Starting Friday, Uber fans in New York City will enjoy lower fares, as the ride-hailing startup seeks to lure customers away from traditional taxis. But advocates for cab drivers say the reduction is no bargain for workers.
In a blog post, the ride-hailing service said it's cutting rates on its UberX and UberXL services by 15 percent in a bid to boost demand during the slower winter months, while at the same time undercutting New York Yellow Taxicab fares.
"With prices lower than a New York City taxi, Uber is now more affordable and accessible for residents across the five boroughs," Uber said.
Starting today, the base fare in the Big Apple drops to $2.55 from $3; the per mile rate falls to $1.75 from $2.15; and the per minute rate slips to 35 cents, from 40 cents. The minimum fare is now $7 instead of $8.
The reduction means a trip from Midtown Manhattan to LaGuardia Airport in Queens will now cost $37.12, down from $43.67, while the short jaunt from Chelsea to the East Village now runs $11.20, down from $13.18, according to Uber.
Though the fare cuts will result in drivers making less per trip, Uber said it expects workers to benefit "because when demand increases, there's less idle time" between trips.
The point of the rate cuts is to increase business, Uber spokesman Matt Wing said. And if they don't, "We can always reverse them."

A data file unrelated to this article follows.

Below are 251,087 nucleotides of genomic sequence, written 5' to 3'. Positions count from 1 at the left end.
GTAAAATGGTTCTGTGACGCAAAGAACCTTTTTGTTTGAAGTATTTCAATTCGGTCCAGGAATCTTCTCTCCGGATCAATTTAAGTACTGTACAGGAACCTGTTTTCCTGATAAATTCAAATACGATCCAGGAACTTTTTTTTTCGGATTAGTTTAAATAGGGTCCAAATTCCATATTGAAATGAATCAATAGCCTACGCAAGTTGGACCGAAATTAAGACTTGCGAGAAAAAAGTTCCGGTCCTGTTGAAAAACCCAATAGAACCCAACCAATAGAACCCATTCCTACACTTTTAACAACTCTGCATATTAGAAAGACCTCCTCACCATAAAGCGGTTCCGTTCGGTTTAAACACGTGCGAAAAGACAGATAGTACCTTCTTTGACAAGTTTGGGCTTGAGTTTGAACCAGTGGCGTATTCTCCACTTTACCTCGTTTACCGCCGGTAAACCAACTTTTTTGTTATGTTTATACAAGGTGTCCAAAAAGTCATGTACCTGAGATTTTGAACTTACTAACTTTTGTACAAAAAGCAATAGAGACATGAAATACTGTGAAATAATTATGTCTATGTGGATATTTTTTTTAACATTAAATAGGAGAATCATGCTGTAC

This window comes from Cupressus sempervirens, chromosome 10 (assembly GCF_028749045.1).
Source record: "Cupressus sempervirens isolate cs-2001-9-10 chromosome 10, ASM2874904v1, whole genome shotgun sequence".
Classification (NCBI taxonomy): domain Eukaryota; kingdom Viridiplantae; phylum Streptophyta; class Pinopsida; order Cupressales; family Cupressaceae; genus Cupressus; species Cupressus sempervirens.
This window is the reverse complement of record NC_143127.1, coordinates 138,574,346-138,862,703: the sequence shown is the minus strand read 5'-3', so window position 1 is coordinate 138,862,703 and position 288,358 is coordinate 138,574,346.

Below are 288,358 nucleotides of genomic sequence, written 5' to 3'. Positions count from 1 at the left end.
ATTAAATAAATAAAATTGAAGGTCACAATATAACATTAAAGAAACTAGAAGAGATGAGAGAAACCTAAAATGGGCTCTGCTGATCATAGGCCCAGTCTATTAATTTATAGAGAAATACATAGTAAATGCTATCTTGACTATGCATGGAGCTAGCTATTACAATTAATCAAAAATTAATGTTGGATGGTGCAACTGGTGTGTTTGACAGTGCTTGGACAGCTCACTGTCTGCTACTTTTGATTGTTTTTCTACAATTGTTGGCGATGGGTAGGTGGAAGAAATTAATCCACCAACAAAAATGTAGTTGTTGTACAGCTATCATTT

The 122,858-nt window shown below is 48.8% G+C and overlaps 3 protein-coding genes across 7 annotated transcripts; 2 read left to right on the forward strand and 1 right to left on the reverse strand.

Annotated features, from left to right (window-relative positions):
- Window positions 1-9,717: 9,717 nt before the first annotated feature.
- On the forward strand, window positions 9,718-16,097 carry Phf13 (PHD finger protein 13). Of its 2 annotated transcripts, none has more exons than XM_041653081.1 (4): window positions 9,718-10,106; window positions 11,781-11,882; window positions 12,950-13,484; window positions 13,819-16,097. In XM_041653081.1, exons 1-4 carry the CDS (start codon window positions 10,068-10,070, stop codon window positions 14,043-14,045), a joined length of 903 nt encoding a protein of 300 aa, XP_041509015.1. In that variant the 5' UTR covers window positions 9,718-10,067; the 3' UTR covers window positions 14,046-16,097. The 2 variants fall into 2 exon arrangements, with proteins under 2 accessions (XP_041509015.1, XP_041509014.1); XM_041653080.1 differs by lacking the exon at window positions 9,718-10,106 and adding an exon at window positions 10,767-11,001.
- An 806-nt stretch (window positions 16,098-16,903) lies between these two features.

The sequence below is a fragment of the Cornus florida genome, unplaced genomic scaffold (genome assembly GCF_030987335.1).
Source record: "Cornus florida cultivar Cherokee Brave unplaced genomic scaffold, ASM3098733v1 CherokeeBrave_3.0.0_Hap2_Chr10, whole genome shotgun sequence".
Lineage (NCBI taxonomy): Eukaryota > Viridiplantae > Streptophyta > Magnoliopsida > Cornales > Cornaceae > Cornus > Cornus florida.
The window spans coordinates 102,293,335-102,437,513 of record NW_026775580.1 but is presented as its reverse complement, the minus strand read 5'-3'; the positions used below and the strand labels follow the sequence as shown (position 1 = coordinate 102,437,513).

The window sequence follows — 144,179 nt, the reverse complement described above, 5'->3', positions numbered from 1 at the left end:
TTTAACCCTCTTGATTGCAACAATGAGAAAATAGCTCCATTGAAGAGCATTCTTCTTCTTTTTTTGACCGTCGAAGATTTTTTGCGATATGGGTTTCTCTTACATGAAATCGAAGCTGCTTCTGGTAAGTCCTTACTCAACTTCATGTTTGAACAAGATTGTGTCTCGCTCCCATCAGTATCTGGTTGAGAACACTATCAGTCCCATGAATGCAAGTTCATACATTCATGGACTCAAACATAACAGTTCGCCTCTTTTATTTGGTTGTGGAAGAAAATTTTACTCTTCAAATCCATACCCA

News of the fare cuts prompted an angry response from the New York Taxi Workers Alliance, which planned to stage a protest rally outside Uber's New York City headquarters in Queens. In an email, the taxi drivers union said, "Uber wants to monopolize taxi service, and destroy drivers in the process."
According to the union, 80 percent of Uber drivers work part time -- 15 to 20 hours a week -- and earn $1,300 a month after commission, and before fuel and vehicle charges. Those figures suggest that New York Uber drivers earn the equivalent of $16.25 to $21.67 an hour -- significantly less than $30.35 an hour they make, according to Uber's own data.
Uber, which is valued at upwards of $50 billion, making it the world's most valuable startup, has grown quickly since launching in June of 2010. Yet while the company has spread to cities around the U.S. and overseas, it has drawn fierce criticism from taxi groups, which accuse the company of trying to drive down industry wages.
Local officials also have raised concerns about Uber skirting taxi and labor rules, claiming that putting more vehicles on city streets hurts the environment and worsens traffic congestion. Backed by New York Mayor Bill de Blasio, the New York City Council last year considered a bill that would have curbed Uber's growth, although the proposal was later withdrawn.